Logotherapy is a psychotherapeutic technique that uses meaning, especially exploration of the meaning of life, to help reorient patients who suffer from psychological or existential turmoil. Developed by a Viennese psychiatrist named Viktor Frankl, logotherapy is a practical, results-based method of treatment for various psychological problems.
Familiarize yourself with logotherapy's background. Logotherapy's creator, Dr. Viktor Frankl, wrote a short book called "Man's Search for Meaning" about his experience during the Holocaust. The book provides an excellent, experience-based introduction to the ideas and world view that underlie logotherapy and is a great way to begin to use logotherapy for treatment.
Set out your problems and your goals. Logotherapy is largely about understanding what gives your life meaning (the name itself means "treatment through meaning"). If you have trouble understanding what currently gives you meaning, try listing areas in which you would like to find meaning.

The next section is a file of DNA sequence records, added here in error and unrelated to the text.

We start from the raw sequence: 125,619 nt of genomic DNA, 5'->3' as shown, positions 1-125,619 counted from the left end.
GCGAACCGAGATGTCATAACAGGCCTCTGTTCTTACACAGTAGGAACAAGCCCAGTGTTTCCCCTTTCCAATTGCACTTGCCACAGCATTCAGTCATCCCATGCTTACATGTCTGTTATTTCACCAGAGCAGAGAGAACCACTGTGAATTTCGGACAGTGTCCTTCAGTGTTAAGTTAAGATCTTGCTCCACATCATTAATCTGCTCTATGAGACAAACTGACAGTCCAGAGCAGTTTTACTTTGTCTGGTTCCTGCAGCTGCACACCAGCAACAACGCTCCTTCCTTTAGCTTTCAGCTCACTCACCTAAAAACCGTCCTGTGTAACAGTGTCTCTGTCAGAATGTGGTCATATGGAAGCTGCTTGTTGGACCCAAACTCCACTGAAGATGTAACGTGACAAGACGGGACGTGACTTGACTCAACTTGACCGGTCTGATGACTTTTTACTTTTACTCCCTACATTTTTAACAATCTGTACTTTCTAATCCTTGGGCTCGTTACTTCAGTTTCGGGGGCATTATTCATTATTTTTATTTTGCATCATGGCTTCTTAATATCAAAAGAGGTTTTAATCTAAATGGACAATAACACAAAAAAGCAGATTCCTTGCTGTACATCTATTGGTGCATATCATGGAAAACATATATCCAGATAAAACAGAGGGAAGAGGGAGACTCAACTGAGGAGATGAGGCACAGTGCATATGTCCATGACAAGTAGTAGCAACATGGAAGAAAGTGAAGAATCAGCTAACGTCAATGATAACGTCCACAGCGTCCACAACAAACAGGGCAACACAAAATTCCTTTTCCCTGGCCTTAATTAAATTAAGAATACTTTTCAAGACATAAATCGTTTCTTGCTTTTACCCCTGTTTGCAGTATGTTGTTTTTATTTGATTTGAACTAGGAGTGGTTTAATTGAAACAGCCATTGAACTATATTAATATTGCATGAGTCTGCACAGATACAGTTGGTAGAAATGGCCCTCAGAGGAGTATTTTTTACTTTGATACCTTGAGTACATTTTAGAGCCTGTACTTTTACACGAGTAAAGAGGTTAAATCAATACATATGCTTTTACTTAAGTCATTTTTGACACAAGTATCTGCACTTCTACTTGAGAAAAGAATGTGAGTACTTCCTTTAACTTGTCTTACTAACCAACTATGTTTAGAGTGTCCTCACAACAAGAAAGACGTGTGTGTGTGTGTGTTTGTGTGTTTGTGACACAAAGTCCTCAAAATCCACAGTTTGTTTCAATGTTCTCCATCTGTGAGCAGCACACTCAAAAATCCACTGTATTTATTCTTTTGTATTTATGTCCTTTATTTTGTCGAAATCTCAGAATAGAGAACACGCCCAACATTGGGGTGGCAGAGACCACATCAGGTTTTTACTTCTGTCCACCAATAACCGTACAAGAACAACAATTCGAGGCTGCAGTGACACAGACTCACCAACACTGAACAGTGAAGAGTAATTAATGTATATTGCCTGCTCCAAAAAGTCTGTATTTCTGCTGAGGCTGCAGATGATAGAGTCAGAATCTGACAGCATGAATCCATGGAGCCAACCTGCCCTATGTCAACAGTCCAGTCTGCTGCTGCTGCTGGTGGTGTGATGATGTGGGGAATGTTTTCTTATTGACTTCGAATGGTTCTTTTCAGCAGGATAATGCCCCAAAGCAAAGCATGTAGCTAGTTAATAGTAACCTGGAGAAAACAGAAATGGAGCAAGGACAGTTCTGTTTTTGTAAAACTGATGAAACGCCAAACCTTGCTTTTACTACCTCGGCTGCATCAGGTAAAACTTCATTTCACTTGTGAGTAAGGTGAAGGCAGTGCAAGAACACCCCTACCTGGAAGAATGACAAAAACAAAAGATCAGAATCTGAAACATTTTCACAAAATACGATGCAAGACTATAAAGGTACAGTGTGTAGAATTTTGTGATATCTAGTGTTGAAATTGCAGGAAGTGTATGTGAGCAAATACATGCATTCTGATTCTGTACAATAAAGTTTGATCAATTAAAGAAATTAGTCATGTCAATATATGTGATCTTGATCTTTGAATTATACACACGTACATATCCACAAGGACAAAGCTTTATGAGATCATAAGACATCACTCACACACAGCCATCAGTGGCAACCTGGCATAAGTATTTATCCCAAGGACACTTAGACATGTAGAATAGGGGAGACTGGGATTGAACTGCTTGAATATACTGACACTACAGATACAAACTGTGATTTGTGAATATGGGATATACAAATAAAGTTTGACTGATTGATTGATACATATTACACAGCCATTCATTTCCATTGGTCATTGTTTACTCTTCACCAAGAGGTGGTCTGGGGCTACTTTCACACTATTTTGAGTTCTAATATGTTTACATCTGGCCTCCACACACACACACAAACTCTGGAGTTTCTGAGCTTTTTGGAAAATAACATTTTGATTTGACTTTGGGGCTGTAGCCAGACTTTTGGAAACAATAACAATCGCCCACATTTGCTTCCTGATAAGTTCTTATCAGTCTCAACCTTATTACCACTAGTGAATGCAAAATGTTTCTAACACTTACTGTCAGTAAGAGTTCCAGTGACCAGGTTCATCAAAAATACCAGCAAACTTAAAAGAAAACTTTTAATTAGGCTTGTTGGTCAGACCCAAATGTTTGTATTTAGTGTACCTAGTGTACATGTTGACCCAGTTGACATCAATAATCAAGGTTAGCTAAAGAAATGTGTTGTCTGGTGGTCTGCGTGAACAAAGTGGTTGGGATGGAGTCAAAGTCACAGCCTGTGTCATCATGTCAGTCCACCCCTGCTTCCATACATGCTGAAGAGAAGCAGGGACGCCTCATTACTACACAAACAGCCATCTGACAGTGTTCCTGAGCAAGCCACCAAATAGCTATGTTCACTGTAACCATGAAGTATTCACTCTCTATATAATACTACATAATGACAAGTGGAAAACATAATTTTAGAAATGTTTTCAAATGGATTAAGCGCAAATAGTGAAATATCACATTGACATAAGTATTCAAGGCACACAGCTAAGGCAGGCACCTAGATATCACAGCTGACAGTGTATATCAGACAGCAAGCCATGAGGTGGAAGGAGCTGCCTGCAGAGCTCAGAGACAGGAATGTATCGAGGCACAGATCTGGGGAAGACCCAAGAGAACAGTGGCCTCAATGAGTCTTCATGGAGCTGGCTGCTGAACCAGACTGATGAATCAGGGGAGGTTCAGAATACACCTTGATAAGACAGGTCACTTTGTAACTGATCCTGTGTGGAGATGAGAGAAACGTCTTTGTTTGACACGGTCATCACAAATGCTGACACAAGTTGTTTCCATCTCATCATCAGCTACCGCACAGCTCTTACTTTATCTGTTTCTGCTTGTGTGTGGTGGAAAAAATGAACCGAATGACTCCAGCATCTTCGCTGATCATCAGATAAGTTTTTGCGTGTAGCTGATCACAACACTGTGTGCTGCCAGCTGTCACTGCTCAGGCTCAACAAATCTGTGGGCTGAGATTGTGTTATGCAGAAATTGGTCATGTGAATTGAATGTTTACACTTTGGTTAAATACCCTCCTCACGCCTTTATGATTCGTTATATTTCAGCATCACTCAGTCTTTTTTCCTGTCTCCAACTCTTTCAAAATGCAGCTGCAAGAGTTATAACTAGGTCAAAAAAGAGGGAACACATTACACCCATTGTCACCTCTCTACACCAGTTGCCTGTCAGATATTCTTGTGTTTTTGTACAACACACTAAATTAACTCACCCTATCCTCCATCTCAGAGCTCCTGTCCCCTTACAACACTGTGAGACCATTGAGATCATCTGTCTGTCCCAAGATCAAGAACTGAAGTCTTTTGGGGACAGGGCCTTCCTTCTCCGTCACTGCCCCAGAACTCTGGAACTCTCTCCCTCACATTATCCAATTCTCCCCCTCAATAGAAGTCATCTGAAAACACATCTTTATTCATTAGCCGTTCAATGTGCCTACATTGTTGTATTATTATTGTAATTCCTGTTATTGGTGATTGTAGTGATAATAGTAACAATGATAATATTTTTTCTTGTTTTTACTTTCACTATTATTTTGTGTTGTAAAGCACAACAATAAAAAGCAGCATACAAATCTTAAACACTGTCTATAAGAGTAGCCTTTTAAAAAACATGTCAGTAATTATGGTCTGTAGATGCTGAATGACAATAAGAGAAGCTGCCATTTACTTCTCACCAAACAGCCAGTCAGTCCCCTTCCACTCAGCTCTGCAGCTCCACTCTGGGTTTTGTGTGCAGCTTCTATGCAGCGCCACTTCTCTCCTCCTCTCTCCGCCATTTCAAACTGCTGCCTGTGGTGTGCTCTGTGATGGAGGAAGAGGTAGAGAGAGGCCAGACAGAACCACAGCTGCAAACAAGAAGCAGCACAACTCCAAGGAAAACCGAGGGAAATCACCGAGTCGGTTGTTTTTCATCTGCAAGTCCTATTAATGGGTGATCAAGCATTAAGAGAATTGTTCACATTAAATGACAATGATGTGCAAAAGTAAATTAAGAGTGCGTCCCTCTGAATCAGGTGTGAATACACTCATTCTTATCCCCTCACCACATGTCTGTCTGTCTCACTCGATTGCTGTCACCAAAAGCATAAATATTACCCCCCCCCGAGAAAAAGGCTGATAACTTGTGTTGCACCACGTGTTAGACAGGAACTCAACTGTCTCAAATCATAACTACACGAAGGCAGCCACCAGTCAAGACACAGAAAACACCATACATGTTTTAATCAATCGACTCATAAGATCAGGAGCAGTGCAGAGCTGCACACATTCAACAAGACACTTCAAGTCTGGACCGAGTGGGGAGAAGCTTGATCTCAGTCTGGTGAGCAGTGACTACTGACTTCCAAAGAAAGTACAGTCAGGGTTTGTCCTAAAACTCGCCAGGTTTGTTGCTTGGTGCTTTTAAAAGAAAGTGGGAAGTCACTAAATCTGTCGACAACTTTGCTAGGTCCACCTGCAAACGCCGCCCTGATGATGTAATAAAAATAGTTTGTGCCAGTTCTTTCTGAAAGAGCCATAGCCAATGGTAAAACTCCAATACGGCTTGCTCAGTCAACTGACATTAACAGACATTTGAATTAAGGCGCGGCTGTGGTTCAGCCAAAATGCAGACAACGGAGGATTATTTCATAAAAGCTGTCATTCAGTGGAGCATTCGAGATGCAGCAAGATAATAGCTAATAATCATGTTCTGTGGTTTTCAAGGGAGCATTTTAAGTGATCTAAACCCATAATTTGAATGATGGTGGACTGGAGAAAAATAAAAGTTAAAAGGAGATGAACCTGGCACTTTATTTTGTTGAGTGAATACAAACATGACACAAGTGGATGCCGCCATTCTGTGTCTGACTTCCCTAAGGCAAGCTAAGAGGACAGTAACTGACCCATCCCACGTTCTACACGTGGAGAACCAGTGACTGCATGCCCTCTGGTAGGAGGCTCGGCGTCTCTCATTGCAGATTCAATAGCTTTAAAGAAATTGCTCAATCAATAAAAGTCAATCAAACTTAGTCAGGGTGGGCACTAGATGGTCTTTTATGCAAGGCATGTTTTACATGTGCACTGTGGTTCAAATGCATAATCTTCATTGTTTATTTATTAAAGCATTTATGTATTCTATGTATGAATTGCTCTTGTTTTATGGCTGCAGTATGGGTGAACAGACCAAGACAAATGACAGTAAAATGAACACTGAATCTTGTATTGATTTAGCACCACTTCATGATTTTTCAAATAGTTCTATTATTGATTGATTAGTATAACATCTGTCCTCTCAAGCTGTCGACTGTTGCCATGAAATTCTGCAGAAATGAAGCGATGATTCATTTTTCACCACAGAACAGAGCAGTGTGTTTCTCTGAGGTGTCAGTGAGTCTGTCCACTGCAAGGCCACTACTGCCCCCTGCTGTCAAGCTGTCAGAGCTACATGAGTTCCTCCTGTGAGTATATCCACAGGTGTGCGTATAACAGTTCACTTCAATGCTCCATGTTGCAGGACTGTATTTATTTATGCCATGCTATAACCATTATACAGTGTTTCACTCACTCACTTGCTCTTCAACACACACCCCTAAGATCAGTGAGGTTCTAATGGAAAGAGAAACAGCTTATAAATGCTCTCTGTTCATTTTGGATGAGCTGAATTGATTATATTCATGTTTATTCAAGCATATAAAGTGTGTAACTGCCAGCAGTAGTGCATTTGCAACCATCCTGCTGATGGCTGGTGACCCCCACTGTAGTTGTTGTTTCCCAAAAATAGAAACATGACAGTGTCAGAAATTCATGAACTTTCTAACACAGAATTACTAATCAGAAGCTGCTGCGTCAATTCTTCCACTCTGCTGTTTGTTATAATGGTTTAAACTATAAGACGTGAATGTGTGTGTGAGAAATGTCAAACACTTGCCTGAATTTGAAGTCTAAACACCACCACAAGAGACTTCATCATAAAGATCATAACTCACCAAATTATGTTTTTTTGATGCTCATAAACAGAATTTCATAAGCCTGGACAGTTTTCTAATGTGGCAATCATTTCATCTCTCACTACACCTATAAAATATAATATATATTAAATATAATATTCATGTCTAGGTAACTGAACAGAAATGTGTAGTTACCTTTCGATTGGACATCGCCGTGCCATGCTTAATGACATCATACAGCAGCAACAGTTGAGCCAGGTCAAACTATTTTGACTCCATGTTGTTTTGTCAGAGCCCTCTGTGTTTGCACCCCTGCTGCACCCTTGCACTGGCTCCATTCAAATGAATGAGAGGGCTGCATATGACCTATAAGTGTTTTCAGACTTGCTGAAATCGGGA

Use logotherapy's techniques and psychology. "Paradoxical intention" is one important logotherapy technique which instructs patients to try to embrace the things that scare them most. "Dereflection," on the other hand, involves simply putting aside, or pushing aside, feelings of inner turmoil and understanding that a therapist will take care of them as a part of your treatment.
Find a therapist and take courses. Logotherapy still enjoys a strong presence within mainstream psychology. A truly effective use of logotherapy requires that you work with a logotherapist or take courses at logotherapy centers such as the Viktor Frankl Logotherapy Institute in Berkeley, California, or at the Logotherapy Institut at Vienna University. Use either of these centers as resources to find qualified logotherapy specialists.